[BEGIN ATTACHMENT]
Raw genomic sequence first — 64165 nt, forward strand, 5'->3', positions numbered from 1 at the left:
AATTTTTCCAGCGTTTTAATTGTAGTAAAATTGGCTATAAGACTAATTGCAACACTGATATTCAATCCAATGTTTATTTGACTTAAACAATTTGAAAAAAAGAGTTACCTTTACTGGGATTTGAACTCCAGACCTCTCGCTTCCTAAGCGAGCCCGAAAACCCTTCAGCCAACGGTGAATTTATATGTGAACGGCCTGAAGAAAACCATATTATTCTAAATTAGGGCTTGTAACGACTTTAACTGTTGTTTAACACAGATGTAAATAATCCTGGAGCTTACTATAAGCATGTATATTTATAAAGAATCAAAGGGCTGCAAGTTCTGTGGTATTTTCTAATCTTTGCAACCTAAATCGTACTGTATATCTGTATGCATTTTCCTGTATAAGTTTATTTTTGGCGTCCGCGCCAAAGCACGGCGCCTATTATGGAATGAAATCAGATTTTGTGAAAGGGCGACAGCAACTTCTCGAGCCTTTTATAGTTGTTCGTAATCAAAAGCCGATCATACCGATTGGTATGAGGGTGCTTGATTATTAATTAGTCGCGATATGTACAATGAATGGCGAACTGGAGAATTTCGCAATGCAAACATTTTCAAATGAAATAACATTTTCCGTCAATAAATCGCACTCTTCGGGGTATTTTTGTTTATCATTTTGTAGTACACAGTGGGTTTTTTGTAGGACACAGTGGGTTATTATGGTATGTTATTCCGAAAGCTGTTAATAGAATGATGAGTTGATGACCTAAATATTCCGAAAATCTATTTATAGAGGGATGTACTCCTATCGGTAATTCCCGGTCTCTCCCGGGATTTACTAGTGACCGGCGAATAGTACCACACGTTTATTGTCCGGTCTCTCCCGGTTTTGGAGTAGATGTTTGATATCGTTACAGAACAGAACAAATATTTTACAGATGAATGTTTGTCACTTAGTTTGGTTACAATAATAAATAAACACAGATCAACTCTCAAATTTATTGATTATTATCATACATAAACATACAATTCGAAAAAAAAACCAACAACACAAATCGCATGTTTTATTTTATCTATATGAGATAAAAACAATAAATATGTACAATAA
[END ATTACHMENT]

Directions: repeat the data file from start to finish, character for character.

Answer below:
Raw genomic sequence first — 64165 nt, forward strand, 5'->3', positions numbered from 1 at the left:
AATTTTTCCAGCGTTTTAATTGTAGTAAAATTGGCTATAAGACTAATTGCAACACTGATATTCAATCCAATGTTTATTTGACTTAAACAATTTGAAAAAAAGAGTTACCTTTACTGGGATTTGAACTCCAGACCTCTCGCTTCCTAAGCGAGCCCGAAAACCCTTCAGCCAACGGTGAATTTATATGTGAACGGCCTGAAGAAAACCATATTATTCTAAATTAGGGCTTGTAACGACTTTAACTGTTGTTTAACACAGATGTAAATAATCCTGGAGCTTACTATAAGCATGTATATTTATAAAGAATCAAAGGGCTGCAAGTTCTGTGGTATTTTCTAATCTTTGCAACCTAAATCGTACTGTATATCTGTATGCATTTTCCTGTATAAGTTTATTTTTGGCGTCCGCGCCAAAGCACGGCGCCTATTATGGAATGAAATCAGATTTTGTGAAAGGGCGACAGCAACTTCTCGAGCCTTTTATAGTTGTTCGTAATCAAAAGCCGATCATACCGATTGGTATGAGGGTGCTTGATTATTAATTAGTCGCGATATGTACAATGAATGGCGAACTGGAGAATTTCGCAATGCAAACATTTTCAAATGAAATAACATTTTCCGTCAATAAATCGCACTCTTCGGGGTATTTTTGTTTATCATTTTGTAGTACACAGTGGGTTTTTTGTAGGACACAGTGGGTTATTATGGTATGTTATTCCGAAAGCTGTTAATAGAATGATGAGTTGATGACCTAAATATTCCGAAAATCTATTTATAGAGGGATGTACTCCTATCGGTAATTCCCGGTCTCTCCCGGGATTTACTAGTGACCGGCGAATAGTACCACACGTTTATTGTCCGGTCTCTCCCGGTTTTGGAGTAGATGTTTGATATCGTTACAGAACAGAACAAATATTTTACAGATGAATGTTTGTCACTTAGTTTGGTTACAATAATAAATAAACACAGATCAACTCTCAAATTTATTGATTATTATCATACATAAACATACAATTCGAAAAAAAAACCAACAACACAAATCGCATGTTTTATTTTATCTATATGAGATAAAAACAATAAATATGTACAATAA